Information as Power

German Approach

Germans believe that the mere possession of information can provide almost the same value as its conversion into action. In Germany knowing can be as advantageous as doing.


American Approach

Americans believe that information is of value only to the extent that it can be converted into action. In the United States knowing and doing always beats just knowing.


German View

Americans are often seen as not understanding the importance and sensitivity of certain kinds of information. Americans can be impulsive. Acting on valuable information means revealing that information.

American View

Possessing information at the expense of acting on it is a strange concept to Americans. The German idea of scoring points through mere possession is antithetical to collaboration.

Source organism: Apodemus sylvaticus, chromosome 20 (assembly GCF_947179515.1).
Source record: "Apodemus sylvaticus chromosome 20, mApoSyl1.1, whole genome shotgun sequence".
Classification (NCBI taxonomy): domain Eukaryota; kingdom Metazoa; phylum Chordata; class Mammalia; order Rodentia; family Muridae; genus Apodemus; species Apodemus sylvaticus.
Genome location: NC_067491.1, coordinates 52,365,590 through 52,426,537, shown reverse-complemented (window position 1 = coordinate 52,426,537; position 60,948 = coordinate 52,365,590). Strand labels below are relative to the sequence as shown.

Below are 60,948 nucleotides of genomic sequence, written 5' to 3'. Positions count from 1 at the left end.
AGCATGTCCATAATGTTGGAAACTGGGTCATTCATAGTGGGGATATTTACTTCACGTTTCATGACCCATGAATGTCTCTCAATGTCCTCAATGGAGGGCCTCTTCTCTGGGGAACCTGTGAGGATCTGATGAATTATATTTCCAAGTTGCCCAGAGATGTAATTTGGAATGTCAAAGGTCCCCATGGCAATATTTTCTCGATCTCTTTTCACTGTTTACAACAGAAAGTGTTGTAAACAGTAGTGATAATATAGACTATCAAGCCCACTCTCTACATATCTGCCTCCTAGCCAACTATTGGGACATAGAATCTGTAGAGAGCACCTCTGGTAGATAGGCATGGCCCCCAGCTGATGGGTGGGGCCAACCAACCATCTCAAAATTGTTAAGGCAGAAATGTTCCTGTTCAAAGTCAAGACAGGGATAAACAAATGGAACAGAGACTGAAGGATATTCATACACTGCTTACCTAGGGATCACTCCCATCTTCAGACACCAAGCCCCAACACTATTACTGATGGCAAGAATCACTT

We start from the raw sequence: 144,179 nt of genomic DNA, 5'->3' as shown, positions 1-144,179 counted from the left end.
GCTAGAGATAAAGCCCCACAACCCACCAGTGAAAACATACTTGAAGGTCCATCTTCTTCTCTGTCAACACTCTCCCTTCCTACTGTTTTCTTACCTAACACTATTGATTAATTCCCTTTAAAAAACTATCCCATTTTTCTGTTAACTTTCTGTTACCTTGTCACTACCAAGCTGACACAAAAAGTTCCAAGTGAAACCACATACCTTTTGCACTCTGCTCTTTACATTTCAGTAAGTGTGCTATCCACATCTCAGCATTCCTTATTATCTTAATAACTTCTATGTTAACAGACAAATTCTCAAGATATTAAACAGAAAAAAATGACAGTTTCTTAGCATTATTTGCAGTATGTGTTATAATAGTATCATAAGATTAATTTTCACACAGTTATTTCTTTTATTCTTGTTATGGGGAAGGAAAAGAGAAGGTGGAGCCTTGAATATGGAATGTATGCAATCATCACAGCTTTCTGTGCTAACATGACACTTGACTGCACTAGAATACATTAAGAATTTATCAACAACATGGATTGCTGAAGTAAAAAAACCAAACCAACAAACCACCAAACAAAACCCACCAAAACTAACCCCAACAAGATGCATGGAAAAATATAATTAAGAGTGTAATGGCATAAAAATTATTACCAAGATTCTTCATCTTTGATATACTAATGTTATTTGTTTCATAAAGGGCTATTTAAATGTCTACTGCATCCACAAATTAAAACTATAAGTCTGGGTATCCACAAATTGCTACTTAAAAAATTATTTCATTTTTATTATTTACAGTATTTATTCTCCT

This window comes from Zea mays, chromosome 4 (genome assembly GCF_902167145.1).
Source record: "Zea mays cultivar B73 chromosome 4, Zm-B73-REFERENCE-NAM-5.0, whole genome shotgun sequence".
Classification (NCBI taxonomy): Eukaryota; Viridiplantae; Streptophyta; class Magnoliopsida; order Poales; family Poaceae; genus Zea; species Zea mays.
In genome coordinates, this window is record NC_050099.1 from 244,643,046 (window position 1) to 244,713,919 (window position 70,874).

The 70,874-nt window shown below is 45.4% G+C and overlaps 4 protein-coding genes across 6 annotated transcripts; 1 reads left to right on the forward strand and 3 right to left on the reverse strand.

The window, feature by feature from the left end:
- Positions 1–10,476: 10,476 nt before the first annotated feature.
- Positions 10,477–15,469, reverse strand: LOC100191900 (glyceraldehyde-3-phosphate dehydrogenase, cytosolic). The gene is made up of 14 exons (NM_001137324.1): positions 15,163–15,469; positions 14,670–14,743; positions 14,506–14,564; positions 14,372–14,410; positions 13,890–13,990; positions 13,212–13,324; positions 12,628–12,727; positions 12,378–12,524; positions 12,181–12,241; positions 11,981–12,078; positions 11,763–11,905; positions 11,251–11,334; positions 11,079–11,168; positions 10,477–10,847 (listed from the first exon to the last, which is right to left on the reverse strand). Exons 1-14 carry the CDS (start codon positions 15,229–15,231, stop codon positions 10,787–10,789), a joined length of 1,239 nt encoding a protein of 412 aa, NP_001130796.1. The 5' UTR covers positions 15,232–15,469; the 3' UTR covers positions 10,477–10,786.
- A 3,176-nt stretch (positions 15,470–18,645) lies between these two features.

Advice to Germans

In the U.S. business context you’ll seldom score any points, seldom gain any advantage, by knowing something without putting that knowledge to work. In fact, your American colleagues will consider you to be less capable. Discuss with those colleagues how they define the statement “information is power.”

Advice to Americans

Be careful about prematurely judging your German colleagues as less capable. There are, indeed, many situations in which it is better to wait before acting on valuable information. We all know the phrase “information is power.” Discuss with those colleagues how they define that.